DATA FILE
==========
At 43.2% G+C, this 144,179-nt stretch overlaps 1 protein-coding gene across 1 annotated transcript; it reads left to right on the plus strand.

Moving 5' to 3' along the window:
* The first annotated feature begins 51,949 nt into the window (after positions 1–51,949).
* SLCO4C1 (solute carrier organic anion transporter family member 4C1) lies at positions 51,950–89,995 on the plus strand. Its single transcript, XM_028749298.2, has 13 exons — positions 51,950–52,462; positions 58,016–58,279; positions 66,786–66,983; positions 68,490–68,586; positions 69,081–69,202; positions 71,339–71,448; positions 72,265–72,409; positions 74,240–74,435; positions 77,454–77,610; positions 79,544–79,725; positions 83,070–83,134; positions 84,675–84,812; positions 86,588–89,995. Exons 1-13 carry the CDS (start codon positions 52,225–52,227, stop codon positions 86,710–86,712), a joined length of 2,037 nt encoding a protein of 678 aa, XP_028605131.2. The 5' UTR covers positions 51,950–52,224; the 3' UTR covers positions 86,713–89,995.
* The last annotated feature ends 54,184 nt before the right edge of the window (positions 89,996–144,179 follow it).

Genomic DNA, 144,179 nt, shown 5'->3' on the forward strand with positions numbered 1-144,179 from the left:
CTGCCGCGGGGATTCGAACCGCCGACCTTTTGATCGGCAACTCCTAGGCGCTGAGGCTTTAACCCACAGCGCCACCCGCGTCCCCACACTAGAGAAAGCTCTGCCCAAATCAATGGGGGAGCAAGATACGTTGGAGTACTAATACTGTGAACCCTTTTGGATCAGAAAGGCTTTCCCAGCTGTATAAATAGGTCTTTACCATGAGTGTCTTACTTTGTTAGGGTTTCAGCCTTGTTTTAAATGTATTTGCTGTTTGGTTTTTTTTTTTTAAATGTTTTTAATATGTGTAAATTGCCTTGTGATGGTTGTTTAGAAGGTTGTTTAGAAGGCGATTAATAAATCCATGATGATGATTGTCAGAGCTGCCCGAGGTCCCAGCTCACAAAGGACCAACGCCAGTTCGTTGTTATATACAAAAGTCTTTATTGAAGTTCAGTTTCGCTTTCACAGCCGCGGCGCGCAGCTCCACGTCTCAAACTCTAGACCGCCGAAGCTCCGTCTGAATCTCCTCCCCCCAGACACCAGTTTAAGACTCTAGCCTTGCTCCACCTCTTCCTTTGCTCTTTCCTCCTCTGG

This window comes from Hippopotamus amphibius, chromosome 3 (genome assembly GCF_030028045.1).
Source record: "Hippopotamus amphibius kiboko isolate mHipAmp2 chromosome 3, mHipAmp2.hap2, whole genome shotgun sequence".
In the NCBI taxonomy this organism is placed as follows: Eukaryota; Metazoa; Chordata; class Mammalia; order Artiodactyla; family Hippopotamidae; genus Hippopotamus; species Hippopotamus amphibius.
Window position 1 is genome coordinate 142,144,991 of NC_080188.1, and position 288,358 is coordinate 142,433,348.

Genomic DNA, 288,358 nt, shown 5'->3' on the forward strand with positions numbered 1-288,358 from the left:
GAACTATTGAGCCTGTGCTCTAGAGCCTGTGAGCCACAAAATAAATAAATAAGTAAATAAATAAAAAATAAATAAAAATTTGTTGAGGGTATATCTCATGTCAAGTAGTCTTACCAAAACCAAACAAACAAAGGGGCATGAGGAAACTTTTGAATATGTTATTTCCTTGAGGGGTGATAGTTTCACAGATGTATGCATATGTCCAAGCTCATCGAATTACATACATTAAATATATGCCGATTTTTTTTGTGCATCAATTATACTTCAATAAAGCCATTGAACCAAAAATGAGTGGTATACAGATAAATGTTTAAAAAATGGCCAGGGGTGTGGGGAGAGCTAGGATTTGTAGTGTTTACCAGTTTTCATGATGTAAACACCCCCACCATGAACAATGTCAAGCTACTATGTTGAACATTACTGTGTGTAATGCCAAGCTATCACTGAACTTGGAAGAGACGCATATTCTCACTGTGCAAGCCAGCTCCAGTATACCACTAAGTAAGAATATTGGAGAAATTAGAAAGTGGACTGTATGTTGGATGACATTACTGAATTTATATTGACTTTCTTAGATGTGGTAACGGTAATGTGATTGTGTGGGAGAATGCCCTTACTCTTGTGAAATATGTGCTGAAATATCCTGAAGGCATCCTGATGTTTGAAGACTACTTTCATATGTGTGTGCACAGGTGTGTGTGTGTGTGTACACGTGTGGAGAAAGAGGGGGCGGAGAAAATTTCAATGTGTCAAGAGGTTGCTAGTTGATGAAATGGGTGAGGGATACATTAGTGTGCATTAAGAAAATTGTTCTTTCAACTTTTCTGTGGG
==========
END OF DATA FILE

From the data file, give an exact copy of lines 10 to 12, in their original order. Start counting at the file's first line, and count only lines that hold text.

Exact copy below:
In the NCBI taxonomy this organism is placed as follows: Eukaryota; Metazoa; Chordata; class Mammalia; order Artiodactyla; family Hippopotamidae; genus Hippopotamus; species Hippopotamus amphibius.
Window position 1 is genome coordinate 142,144,991 of NC_080188.1, and position 288,358 is coordinate 142,433,348.

Genomic DNA, 288,358 nt, shown 5'->3' on the forward strand with positions numbered 1-288,358 from the left: